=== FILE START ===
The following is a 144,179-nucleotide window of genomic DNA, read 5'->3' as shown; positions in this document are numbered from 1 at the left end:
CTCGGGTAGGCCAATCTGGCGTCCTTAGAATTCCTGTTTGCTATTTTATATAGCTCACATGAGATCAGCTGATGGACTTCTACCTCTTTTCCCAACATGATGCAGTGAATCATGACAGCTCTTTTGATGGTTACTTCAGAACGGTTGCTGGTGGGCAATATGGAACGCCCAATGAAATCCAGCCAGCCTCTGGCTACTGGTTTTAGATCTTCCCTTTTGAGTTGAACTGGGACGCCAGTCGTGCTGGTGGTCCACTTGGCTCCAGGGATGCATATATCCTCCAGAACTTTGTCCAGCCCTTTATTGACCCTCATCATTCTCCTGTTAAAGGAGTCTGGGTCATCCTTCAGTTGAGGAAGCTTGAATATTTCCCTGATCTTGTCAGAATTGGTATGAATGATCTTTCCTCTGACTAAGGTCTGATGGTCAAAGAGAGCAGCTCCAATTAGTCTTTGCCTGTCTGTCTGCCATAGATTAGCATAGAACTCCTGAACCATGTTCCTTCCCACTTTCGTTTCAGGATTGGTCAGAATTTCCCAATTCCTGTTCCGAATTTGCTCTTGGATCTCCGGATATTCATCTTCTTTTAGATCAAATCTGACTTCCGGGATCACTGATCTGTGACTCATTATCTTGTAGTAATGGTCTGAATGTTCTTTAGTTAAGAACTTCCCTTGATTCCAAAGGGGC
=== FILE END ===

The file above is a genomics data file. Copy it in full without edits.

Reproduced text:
The following is a 144,179-nucleotide window of genomic DNA, read 5'->3' as shown; positions in this document are numbered from 1 at the left end:
CTCGGGTAGGCCAATCTGGCGTCCTTAGAATTCCTGTTTGCTATTTTATATAGCTCACATGAGATCAGCTGATGGACTTCTACCTCTTTTCCCAACATGATGCAGTGAATCATGACAGCTCTTTTGATGGTTACTTCAGAACGGTTGCTGGTGGGCAATATGGAACGCCCAATGAAATCCAGCCAGCCTCTGGCTACTGGTTTTAGATCTTCCCTTTTGAGTTGAACTGGGACGCCAGTCGTGCTGGTGGTCCACTTGGCTCCAGGGATGCATATATCCTCCAGAACTTTGTCCAGCCCTTTATTGACCCTCATCATTCTCCTGTTAAAGGAGTCTGGGTCATCCTTCAGTTGAGGAAGCTTGAATATTTCCCTGATCTTGTCAGAATTGGTATGAATGATCTTTCCTCTGACTAAGGTCTGATGGTCAAAGAGAGCAGCTCCAATTAGTCTTTGCCTGTCTGTCTGCCATAGATTAGCATAGAACTCCTGAACCATGTTCCTTCCCACTTTCGTTTCAGGATTGGTCAGAATTTCCCAATTCCTGTTCCGAATTTGCTCTTGGATCTCCGGATATTCATCTTCTTTTAGATCAAATCTGACTTCCGGGATCACTGATCTGTGACTCATTATCTTGTAGTAATGGTCTGAATGTTCTTTAGTTAAGAACTTCCCTTGATTCCAAAGGGGC